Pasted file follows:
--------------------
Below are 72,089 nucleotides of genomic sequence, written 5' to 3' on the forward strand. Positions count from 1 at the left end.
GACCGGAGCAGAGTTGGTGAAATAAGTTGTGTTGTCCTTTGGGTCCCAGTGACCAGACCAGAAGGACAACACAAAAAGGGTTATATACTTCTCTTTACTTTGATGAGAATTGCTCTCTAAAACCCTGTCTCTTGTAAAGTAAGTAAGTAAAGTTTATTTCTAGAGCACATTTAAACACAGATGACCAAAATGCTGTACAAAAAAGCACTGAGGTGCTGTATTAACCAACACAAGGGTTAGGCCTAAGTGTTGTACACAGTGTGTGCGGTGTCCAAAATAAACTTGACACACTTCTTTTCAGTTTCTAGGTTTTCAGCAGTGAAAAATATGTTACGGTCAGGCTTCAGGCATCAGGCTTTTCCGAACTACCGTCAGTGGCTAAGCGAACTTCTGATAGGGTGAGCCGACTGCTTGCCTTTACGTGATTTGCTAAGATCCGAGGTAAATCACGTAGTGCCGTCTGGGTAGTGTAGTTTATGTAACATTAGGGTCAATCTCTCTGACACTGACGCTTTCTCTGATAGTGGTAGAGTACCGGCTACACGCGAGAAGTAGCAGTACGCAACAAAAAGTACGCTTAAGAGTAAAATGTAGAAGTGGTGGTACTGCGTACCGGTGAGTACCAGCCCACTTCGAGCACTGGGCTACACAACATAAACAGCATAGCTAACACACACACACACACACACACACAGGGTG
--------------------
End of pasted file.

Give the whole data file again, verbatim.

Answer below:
Below are 72,089 nucleotides of genomic sequence, written 5' to 3' on the forward strand. Positions count from 1 at the left end.
GACCGGAGCAGAGTTGGTGAAATAAGTTGTGTTGTCCTTTGGGTCCCAGTGACCAGACCAGAAGGACAACACAAAAAGGGTTATATACTTCTCTTTACTTTGATGAGAATTGCTCTCTAAAACCCTGTCTCTTGTAAAGTAAGTAAGTAAAGTTTATTTCTAGAGCACATTTAAACACAGATGACCAAAATGCTGTACAAAAAAGCACTGAGGTGCTGTATTAACCAACACAAGGGTTAGGCCTAAGTGTTGTACACAGTGTGTGCGGTGTCCAAAATAAACTTGACACACTTCTTTTCAGTTTCTAGGTTTTCAGCAGTGAAAAATATGTTACGGTCAGGCTTCAGGCATCAGGCTTTTCCGAACTACCGTCAGTGGCTAAGCGAACTTCTGATAGGGTGAGCCGACTGCTTGCCTTTACGTGATTTGCTAAGATCCGAGGTAAATCACGTAGTGCCGTCTGGGTAGTGTAGTTTATGTAACATTAGGGTCAATCTCTCTGACACTGACGCTTTCTCTGATAGTGGTAGAGTACCGGCTACACGCGAGAAGTAGCAGTACGCAACAAAAAGTACGCTTAAGAGTAAAATGTAGAAGTGGTGGTACTGCGTACCGGTGAGTACCAGCCCACTTCGAGCACTGGGCTACACAACATAAACAGCATAGCTAACACACACACACACACACACACACAGGGTG